Why you would need more current on the 3.3v and 5v than on the 12v rail I have no idea. I'm guessing it was just a way to artificially inflate the overall wattage spec. You have a decent video card in there, and a fairly powerful CPU so it's possible that 25A just isn't cutting it on the 12v. Also, a manufacturer willing to fudge their specs that much probably is hiding some other cut corners to reach a $20 price point. For my own piece of mind, I would rather buy a much lower rated PSU from a solid brand than a cheap one with a high wattage rating from an iffy brand. As far as I was aware, Logisys tended to make novelty items, lights, fans and other bling for computers, not really a big name in the PSU market.

This of course doesn't rule out other possible issues. You have 8 GB of ram in the system, it's possible you have a bum module in there. you could try dropping down to one module and see if that changes your ability to install.
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August 18, 2011 1:51:28 PM

The PSU was something I was concerned about. I guess I was just hoping for the best and if I was out $20, so be it. Guess that may be the case. When I get home I will try to take out one of the RAM sticks and see what happens. If that doesnt do the trick should I just buy a new PSU and go from there?

Is there any way I can verify if they HDD is at fault as well, or does that not sound like it is the problem? I don't have a spare HDD around or I would swap it out to see.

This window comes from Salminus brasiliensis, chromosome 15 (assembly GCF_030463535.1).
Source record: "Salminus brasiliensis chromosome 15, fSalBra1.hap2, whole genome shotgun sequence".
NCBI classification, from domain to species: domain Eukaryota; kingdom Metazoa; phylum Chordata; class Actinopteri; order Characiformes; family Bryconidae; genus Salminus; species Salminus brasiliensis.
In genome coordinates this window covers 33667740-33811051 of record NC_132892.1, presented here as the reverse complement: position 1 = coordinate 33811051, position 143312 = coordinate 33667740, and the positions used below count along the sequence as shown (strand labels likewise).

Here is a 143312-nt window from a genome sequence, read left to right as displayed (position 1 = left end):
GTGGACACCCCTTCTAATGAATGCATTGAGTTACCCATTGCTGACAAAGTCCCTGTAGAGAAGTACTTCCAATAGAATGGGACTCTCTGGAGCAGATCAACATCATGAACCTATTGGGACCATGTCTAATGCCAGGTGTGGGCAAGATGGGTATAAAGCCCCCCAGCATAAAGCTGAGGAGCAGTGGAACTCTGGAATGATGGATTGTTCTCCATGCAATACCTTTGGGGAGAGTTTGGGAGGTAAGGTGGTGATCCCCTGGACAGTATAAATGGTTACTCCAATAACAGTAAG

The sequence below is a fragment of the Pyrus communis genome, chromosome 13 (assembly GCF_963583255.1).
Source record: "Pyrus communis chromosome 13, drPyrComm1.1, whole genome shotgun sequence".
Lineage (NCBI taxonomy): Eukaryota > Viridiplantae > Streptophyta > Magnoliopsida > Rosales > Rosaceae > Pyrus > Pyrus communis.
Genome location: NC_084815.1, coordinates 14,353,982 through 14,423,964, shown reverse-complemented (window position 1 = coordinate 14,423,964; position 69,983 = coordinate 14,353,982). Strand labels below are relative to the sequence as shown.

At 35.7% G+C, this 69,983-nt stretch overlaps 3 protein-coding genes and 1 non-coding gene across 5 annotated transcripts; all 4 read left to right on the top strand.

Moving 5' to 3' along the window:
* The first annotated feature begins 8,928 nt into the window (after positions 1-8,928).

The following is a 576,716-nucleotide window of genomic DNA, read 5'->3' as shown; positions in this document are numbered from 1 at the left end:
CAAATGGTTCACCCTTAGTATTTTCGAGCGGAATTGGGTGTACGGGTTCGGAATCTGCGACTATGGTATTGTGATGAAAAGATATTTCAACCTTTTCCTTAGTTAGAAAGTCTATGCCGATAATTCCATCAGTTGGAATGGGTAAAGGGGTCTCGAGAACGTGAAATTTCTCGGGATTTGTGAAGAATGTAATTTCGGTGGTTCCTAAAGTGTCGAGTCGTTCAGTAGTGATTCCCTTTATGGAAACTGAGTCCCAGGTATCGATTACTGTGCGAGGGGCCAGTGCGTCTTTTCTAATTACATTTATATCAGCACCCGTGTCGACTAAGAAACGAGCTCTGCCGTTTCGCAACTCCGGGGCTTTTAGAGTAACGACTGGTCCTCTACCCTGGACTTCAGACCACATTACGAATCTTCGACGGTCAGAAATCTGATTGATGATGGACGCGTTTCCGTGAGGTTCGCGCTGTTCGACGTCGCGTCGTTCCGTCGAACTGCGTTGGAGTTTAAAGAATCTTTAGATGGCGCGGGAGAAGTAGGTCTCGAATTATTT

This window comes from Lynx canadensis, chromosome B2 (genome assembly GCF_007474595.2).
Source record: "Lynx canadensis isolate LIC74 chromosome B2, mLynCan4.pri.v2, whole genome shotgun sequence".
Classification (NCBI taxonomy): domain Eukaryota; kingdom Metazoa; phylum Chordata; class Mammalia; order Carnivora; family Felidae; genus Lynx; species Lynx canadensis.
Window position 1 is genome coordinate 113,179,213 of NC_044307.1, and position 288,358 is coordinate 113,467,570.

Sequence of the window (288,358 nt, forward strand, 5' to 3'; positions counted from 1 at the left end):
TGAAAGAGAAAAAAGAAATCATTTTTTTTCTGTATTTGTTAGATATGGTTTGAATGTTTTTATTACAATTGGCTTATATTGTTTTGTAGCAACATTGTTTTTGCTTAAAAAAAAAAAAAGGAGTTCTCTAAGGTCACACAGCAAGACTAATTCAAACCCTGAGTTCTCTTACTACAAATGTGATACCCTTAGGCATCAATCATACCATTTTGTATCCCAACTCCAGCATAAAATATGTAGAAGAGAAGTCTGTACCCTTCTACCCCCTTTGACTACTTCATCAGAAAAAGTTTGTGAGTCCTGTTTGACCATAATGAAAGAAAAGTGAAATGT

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August 18, 2011 2:00:12 PM

greight01 said:
The PSU was something I was concerned about. I guess I was just hoping for the best and if I was out $20, so be it. Guess that may be the case. When I get home I will try to take out one of the RAM sticks and see what happens. If that doesnt do the trick should I just buy a new PSU and go from there?

Is there any way I can verify if they HDD is at fault as well, or does that not sound like it is the problem? I don't have a spare HDD around or I would swap it out to see.


It is possible that you have a bad hard drive, but as you said it will be difficult to prove it without a doubt if you don't have an alternate that works to install in the system. Your best cheap option would be to try to verify everything else in the computer as functional, and if you are left with nothing else wrong, then blame the hard drive. A good option for this is to get your hands on a free and easy to use linux distribution, Ubuntu is a good choice for the inexperienced with Linux. You can download a distribution for free and burn it to disc. Linux distributions have the ability to run as a live CD without a hard drive install so you can verify everything else in the system is in good condition.